Journal of General Internal Medicine

, Volume 27, Issue 11, pp 1438–1444

Outcomes for Resident-Identified High-Risk Patients and Resident Perspectives of Year-End Continuity Clinic Handoffs


    • Department of MedicineUniversity of Chicago
  • Shana Ratner
    • Division of General Medicine and EpidemiologyUniversity of North Carolina
  • Megan L. Prochaska
    • Internal Medicine Residency ProgramUniversity of Chicago
  • Meryl Prochaska
    • School of LawLoyola University
  • Julie Oyler
    • Department of MedicineUniversity of Chicago
  • Andrew M. Davis
    • Department of MedicineUniversity of Chicago
  • Vineet M. Arora
    • Department of MedicineUniversity of Chicago
Original Research

DOI: 10.1007/s11606-012-2100-y

Cite this article as:
Pincavage, A.T., Ratner, S., Prochaska, M.L. et al. J GEN INTERN MED (2012) 27: 1438. doi:10.1007/s11606-012-2100-y



Many patients nationwide change their primary care physician (PCP) when internal medicine (IM) residents graduate. Few studies have examined this handoff.


To assess patient outcomes and resident perspectives after the year-end continuity clinic handoff


Retrospective cohort


Patients who underwent a year-end clinic handoff in July 2010 and a comparison group of all other resident clinic patients from 2009–2011. PGY2 IM residents surveyed from 2010–2011.


Percent of high-risk patients after the clinic handoff scheduled for an appointment, who saw their assigned PCP, lost to follow-up, or had an acute visit (ED or hospitalization). Perceptions of PGY2 IM residents surveyed after receiving a clinic handoff.


Thirty graduating residents identified 258 high-risk patients. While nearly all patients (97 %) were scheduled, 29 % missed or cancelled their first new PCP visit. Only 44 % of patients saw the correct PCP and six months later, one-fifth were lost to follow-up. Patients not seen by a new PCP after the handoff were less likely to have appropriate follow-up for pending tests (0 % vs. 63 %, P < 0.001). A higher mean no show rate (NSR) was observed among patients who missed their first new PCP visit (22 % vs. 16 % NSR, p < 0.001) and those lost to follow-up (21 % vs. 17 % NSR, p = 0.019). While 47 % of residents worried about missing important data during the handoff, 47 % reported that they do not perceive patients as “theirs” until they are seen by them in clinic.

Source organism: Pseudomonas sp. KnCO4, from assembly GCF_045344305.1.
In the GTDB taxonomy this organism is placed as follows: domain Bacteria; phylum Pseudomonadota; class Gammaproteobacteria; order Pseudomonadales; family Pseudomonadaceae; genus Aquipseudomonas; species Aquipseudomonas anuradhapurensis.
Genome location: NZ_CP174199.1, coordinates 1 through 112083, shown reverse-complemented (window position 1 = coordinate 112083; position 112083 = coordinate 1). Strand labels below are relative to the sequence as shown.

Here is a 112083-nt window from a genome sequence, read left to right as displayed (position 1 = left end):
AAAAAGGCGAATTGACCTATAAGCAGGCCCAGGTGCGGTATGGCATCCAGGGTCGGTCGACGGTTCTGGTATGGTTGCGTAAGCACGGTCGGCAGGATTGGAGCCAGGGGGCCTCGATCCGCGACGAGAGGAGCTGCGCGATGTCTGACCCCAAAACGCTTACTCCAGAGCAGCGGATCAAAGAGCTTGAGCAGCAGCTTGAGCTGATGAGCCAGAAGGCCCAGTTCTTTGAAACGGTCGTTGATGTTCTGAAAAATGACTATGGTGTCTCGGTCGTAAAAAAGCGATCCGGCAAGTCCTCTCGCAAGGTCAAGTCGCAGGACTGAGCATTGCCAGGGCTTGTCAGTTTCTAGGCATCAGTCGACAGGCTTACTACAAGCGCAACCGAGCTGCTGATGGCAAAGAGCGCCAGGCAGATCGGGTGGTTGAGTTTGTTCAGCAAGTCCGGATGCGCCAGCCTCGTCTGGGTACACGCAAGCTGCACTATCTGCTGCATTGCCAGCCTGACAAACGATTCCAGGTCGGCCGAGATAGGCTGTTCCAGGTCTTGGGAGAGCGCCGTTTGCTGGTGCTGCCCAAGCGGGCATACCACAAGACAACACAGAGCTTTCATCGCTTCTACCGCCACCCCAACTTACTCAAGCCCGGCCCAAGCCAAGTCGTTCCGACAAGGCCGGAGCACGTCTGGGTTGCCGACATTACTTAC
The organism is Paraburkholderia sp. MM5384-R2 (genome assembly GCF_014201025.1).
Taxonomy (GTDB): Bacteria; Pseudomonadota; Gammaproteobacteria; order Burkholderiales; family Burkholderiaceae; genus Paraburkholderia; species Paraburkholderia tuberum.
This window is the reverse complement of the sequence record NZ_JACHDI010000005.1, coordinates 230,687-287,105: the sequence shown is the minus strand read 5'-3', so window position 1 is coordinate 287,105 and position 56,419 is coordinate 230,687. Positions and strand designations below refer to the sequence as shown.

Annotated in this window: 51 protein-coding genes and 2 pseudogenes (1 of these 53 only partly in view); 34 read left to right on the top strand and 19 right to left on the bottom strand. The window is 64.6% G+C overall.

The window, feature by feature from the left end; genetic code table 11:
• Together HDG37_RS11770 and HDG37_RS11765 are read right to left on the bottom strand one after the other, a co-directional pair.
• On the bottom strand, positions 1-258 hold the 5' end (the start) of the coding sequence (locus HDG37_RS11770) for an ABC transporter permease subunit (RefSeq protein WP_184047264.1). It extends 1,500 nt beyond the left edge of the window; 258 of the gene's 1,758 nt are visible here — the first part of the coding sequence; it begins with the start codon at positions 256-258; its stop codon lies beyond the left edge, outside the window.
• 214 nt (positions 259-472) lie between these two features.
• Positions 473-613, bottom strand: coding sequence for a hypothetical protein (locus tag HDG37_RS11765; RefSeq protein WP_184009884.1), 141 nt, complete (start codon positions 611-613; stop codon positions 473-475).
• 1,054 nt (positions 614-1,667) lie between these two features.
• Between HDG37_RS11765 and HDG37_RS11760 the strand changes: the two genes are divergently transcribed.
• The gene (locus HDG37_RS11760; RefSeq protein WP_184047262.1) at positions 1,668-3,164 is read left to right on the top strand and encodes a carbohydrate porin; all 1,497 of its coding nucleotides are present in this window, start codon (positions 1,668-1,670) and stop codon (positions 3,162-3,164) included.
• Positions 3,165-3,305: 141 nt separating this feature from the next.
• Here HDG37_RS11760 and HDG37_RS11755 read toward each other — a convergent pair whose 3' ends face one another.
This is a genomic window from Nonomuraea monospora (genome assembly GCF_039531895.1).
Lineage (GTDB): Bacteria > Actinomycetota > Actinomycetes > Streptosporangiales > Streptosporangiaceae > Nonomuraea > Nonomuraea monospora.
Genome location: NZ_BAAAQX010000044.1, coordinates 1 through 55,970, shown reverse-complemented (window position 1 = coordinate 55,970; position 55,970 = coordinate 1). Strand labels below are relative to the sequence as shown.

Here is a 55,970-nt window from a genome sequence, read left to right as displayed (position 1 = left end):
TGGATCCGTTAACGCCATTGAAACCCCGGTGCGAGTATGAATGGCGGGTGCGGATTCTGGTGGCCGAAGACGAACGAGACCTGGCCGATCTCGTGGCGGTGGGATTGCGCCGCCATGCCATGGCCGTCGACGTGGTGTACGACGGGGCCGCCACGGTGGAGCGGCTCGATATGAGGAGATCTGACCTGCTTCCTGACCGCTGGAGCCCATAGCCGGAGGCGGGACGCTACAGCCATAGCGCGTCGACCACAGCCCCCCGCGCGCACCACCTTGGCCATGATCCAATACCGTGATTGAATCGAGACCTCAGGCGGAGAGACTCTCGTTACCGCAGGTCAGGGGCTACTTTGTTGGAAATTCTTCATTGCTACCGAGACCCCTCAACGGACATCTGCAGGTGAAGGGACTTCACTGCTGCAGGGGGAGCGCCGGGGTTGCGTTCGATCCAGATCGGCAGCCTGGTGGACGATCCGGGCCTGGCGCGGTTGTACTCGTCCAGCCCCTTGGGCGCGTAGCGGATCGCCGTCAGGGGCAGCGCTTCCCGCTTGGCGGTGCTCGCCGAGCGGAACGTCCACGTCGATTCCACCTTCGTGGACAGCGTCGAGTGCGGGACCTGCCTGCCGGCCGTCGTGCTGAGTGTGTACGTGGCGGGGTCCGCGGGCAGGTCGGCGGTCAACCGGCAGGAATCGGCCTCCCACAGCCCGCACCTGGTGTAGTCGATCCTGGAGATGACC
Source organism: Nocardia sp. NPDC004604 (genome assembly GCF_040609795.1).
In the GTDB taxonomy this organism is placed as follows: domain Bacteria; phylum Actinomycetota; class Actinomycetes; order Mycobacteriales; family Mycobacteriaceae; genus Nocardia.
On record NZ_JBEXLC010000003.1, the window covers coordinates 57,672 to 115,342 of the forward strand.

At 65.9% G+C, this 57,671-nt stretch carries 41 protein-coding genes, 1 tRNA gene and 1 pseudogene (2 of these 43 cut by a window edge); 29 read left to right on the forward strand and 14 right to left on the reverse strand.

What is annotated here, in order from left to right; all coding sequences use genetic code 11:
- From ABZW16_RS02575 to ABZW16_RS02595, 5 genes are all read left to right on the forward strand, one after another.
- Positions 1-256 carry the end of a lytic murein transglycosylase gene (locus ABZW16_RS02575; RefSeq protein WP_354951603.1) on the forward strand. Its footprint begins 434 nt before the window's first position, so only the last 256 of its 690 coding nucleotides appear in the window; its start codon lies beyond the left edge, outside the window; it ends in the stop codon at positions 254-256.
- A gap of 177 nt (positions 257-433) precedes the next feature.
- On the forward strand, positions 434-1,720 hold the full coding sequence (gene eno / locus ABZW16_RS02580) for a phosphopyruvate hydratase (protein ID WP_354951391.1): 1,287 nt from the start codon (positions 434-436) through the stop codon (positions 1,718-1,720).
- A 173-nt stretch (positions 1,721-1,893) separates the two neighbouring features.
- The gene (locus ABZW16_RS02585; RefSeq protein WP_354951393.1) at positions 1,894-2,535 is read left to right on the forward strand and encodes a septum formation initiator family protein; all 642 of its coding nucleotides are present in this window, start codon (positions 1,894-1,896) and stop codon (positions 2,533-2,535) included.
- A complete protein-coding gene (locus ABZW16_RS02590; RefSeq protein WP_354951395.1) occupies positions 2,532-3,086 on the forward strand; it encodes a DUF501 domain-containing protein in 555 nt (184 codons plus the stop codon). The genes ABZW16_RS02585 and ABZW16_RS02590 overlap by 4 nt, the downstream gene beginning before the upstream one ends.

While most patients were scheduled for appointments after a clinic handoff, many did not see the correct resident and one-fifth were lost to follow-up. Patients who miss appointments are especially at risk of poor clinic handoff outcomes. Future efforts should improve patient attendance to their first new PCP visit and increase PCP ownership.


outpatient handoffssignoutresident continuity clinicyear-end transfertransitions of care

Supplementary material

11606_2012_2100_MOESM1_ESM.pdf (70 kb)
ESM 1(PDF 69 kb)

Copyright information

© Society of General Internal Medicine 2012